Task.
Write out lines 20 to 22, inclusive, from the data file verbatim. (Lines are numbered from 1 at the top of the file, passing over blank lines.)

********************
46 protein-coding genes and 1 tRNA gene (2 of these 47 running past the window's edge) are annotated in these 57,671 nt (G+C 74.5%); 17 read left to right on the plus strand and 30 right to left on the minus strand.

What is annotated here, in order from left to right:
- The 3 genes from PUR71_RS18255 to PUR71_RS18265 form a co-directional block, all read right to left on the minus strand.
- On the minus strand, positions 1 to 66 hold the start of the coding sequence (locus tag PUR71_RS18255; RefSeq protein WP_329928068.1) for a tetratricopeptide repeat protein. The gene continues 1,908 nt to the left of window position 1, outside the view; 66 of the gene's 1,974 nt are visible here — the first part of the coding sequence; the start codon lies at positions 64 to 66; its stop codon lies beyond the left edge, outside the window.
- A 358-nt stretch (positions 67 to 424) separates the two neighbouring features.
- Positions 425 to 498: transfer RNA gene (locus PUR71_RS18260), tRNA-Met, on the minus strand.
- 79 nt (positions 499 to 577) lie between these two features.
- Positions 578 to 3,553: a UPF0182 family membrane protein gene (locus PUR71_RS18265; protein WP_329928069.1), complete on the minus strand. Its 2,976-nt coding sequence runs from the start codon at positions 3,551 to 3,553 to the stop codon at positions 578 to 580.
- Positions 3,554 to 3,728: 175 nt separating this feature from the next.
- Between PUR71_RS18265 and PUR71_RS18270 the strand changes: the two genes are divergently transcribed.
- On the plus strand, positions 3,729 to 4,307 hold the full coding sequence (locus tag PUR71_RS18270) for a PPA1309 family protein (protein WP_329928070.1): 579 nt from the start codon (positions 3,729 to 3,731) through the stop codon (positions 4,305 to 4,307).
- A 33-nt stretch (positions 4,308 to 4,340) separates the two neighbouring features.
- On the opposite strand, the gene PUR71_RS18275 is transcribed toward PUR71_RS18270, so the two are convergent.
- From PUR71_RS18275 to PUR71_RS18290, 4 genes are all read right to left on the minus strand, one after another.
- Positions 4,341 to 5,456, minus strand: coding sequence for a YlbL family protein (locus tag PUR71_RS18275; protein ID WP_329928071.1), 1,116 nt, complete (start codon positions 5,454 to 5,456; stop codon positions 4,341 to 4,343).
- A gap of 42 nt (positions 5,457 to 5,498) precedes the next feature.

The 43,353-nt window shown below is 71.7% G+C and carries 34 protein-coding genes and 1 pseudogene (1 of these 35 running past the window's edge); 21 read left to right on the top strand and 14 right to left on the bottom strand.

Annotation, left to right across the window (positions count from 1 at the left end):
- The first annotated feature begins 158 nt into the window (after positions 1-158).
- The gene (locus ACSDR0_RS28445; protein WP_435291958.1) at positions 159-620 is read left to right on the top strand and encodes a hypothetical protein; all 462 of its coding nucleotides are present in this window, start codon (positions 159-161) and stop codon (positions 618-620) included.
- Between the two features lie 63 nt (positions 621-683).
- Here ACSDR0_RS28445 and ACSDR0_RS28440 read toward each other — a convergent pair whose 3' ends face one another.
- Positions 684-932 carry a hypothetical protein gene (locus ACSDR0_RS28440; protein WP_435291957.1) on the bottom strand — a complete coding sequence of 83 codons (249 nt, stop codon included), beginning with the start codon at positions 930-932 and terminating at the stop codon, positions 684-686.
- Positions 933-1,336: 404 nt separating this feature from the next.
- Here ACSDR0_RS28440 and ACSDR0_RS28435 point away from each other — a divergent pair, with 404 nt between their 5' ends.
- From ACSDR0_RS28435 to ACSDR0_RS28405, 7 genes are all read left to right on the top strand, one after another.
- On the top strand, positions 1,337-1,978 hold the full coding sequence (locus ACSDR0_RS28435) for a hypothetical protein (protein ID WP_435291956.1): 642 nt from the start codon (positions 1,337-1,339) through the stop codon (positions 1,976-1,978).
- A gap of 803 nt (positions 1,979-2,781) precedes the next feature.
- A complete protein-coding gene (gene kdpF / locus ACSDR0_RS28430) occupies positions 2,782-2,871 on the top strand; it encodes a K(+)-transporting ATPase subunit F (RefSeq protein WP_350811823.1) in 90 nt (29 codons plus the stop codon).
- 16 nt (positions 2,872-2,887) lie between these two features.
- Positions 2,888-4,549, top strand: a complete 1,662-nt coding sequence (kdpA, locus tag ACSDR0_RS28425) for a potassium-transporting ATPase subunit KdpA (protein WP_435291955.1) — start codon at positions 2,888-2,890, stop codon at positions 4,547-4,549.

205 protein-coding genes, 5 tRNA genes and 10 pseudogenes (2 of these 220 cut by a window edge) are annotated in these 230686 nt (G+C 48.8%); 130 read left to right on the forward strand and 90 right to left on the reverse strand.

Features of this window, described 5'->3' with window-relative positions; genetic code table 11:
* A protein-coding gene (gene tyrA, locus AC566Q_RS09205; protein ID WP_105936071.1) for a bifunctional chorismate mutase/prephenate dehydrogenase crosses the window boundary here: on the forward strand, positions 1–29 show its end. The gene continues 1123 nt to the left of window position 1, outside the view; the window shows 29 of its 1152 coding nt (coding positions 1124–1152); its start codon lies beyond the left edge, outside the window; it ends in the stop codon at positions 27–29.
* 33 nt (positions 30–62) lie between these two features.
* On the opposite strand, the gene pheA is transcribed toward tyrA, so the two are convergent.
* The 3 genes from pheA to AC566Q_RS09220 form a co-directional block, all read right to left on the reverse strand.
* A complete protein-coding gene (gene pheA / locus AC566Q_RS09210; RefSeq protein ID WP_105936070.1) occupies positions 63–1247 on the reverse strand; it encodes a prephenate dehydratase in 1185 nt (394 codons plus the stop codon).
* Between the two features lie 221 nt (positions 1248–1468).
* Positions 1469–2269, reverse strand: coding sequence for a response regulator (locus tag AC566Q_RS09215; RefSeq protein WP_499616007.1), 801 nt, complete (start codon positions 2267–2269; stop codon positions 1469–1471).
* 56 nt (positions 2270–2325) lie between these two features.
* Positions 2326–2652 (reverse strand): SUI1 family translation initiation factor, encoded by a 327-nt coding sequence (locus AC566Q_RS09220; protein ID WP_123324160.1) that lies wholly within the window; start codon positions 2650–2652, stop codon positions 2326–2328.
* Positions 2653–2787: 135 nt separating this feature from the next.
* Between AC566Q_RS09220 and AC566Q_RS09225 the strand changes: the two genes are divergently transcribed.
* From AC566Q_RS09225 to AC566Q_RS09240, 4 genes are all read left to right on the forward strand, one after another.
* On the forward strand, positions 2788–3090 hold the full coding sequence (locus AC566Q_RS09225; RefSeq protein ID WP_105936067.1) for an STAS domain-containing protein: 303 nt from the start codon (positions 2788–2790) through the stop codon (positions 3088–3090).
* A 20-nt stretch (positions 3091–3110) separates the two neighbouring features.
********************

- The gene (locus ACSDR0_RS28445; protein WP_435291958.1) at positions 159-620 is read left to right on the top strand and encodes a hypothetical protein; all 462 of its coding nucleotides are present in this window, start codon (positions 159-161) and stop codon (positions 618-620) included.
- Between the two features lie 63 nt (positions 621-683).
- Here ACSDR0_RS28445 and ACSDR0_RS28440 read toward each other — a convergent pair whose 3' ends face one another.